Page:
So, now that I have shared the New Orleans connection I must evolve to my place of employment the year after my graduation. The incredible “Creme de la Creme!” It was indeed just that.

So, I had been there for coffee and desert a time or two and had been a fan because of all of the places I had been to in the USA, this place had the best espresso, cappuccino and pastries hands down, no contest. It isn’t like I didn’t know what that was about, I had already been to Europe and had the real McCoy there. Creme de la Creme had these old style copper coffee presses like they had had in Europe and they made a glorious coffee with them.

The owner was an elegant British woman named Ellie and she had hired a sure fire pastry cook from the French part of Switzerland to make all of the pastries and I mean he was a master! Honestly, I am not even sure I had witnessed anything that good even in Europe before. I won’t go into it, but he made everything just like it was supposed to be made. Everything from Black Forest Cakes to Napoleons. Chocolate covered Strawberries to these Chocolate and Gran Marnier Meringue deserts and these really dense chocolate cakes with hazelnut flavor or a thin raspberry layer between the cake and the crisp chocolate coating. Lordy!

I am not overstating the height of this place. They made the most unbelievable chicken salad, put it on a real croissant…for breakfast they had the first Belgian Waffles I had ever had with this batter that made the place smell like heaven and would put whatever you wanted on it. My favorite was the fruit salad with whipped cream. I’m telling you. On symphony nights, we would be out the door, down the street and around the corner with people waiting to get in. It was crazy! But we had a blast and I wonder where all of those people are now because they were a great group and I got to know a lot of great people there as well.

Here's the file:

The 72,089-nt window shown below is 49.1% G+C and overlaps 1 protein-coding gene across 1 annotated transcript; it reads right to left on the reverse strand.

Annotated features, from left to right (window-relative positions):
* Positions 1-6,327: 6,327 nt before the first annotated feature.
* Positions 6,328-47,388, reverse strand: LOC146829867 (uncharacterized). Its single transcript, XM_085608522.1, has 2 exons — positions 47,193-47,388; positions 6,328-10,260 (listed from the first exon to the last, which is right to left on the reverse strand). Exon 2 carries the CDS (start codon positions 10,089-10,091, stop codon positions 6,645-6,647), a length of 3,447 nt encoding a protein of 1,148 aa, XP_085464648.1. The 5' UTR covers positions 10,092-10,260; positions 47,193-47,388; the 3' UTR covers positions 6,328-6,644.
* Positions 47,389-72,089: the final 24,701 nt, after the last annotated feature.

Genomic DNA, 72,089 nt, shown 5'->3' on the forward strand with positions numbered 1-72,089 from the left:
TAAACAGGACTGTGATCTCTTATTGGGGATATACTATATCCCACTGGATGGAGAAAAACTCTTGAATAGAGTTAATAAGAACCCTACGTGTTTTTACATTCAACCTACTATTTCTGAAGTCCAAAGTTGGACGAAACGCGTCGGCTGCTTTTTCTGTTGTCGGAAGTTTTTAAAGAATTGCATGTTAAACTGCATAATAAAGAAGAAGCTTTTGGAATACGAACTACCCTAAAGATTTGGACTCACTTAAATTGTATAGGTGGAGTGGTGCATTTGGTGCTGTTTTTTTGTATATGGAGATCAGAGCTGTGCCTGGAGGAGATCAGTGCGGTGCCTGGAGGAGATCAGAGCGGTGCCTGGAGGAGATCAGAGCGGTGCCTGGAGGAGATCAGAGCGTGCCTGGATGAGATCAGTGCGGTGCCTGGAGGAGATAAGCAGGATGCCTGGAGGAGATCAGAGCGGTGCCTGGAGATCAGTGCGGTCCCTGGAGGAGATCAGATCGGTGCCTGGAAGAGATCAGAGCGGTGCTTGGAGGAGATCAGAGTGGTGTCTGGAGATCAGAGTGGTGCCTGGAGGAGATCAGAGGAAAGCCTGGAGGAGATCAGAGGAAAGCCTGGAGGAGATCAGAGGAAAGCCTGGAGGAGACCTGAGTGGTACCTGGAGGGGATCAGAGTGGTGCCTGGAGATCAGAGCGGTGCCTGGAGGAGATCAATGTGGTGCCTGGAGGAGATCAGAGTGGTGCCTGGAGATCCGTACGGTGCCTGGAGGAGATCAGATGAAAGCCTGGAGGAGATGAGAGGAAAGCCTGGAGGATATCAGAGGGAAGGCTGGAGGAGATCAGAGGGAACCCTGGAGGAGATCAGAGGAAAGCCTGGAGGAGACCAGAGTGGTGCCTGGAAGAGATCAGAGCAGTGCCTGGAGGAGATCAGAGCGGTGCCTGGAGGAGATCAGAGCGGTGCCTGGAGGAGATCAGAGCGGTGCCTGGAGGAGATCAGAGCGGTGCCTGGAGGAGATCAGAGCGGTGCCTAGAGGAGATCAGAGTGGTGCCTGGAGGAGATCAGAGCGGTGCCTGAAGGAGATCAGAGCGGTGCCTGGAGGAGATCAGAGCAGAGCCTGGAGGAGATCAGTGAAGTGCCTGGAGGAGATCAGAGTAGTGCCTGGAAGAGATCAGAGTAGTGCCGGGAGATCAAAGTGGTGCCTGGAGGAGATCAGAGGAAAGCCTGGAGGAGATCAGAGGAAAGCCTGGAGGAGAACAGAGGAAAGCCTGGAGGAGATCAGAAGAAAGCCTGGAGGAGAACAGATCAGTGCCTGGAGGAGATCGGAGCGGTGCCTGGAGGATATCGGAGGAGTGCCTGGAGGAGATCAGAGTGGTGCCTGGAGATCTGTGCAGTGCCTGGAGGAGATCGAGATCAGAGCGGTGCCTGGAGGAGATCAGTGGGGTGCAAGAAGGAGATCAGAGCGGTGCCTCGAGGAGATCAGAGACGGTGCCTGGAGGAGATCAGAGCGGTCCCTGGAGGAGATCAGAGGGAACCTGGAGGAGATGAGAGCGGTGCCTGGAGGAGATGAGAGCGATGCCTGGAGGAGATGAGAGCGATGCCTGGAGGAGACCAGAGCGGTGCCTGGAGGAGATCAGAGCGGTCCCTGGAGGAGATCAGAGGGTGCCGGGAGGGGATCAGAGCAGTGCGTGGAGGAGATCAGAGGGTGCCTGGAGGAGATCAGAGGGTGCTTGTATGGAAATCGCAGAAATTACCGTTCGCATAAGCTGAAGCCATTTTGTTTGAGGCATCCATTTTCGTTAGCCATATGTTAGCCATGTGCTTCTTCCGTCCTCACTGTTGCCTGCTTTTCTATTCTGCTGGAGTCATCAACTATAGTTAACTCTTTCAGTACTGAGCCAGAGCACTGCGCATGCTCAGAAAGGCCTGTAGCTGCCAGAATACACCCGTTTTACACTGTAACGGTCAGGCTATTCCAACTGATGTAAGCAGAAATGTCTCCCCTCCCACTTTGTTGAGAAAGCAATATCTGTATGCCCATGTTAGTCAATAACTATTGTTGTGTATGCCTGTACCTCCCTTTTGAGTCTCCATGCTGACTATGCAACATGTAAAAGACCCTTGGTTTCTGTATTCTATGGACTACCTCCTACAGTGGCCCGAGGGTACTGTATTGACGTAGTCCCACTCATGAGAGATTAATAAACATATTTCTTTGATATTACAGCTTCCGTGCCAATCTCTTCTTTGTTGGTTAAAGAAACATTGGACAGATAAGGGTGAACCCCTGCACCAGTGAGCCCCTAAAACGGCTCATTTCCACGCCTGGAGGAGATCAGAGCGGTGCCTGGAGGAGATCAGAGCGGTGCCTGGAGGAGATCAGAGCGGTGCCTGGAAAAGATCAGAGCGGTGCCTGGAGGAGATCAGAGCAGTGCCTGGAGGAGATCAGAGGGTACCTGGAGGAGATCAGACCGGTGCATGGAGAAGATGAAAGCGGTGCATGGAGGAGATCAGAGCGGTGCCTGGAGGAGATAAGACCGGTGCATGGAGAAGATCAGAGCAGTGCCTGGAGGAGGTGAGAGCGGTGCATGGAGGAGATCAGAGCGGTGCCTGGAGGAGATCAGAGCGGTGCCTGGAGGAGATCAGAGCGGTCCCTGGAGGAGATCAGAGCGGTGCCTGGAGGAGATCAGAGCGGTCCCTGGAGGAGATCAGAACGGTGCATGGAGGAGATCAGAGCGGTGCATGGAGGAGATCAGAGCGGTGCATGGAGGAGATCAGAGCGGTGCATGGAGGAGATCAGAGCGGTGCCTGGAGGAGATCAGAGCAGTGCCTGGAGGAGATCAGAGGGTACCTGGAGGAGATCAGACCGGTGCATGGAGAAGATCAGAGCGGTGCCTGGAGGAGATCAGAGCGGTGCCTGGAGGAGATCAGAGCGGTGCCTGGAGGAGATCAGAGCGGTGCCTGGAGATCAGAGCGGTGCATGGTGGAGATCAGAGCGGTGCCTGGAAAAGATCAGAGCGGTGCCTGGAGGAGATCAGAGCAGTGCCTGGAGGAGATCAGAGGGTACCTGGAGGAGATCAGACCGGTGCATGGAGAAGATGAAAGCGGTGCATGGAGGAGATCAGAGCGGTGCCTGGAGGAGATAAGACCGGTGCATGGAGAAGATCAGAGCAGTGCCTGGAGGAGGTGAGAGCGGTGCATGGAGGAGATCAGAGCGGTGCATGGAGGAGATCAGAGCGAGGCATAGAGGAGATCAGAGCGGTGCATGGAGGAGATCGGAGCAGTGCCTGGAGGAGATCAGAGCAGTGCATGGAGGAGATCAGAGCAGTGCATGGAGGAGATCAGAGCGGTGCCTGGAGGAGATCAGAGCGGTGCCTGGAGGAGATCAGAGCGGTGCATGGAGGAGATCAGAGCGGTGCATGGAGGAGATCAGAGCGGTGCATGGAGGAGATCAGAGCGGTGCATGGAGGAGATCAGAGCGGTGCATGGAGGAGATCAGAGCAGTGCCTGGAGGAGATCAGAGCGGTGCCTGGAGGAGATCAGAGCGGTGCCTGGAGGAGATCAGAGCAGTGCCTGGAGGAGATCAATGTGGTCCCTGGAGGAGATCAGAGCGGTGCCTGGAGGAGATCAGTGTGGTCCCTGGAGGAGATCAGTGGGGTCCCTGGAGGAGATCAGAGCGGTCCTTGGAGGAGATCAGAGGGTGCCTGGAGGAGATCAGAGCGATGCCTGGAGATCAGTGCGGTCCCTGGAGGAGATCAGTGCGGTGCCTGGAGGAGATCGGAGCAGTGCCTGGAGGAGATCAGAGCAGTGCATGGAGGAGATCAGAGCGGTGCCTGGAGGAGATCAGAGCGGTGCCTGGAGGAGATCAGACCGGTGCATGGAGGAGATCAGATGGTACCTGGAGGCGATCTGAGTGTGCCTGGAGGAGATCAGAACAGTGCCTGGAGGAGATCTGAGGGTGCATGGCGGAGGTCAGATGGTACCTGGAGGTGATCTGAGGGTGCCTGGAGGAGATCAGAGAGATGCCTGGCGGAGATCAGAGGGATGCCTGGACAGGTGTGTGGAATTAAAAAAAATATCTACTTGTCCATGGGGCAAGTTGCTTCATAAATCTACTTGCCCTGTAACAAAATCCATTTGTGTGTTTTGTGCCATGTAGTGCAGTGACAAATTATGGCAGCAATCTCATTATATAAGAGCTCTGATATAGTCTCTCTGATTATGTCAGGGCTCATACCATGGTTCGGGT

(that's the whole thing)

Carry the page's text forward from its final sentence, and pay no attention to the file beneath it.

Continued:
I’d like to regress and talk about the Eastman Dorms cafeteria. They did a really good job keeping it interesting there and I was always grateful to be able to just go down to breakfast or dinner.

On the first evening meal I got my tray and was looking for a place to sit and decided to ask a very shy looking girl if I could join her. She begrudgingly agreed. The first meal in the Eastman dorms I had was with Clara, who is another incredible person I got to know there, as well as her husband. We worked again together in Karlsruhe, Germany. They are no less the culinary experts that their incredible wit and intelligence affords them. But, actually this story will be continued later in my account on Karlsruhe. I can’t believe I was surrounded by these amazing people.

So, as you can see, my culinary life was truly many faceted and colorful during my days at Eastman and those memories are with me still. As I sit writing these words it seems like it is time to make a trip and visit everyone. They are all great people and were such an important part of my life. We always had such a great time together. It is so special to have such intelligent, witty, generous, kind and open friends. Sometimes I wonder how I got to be so fortunate.

To be continued…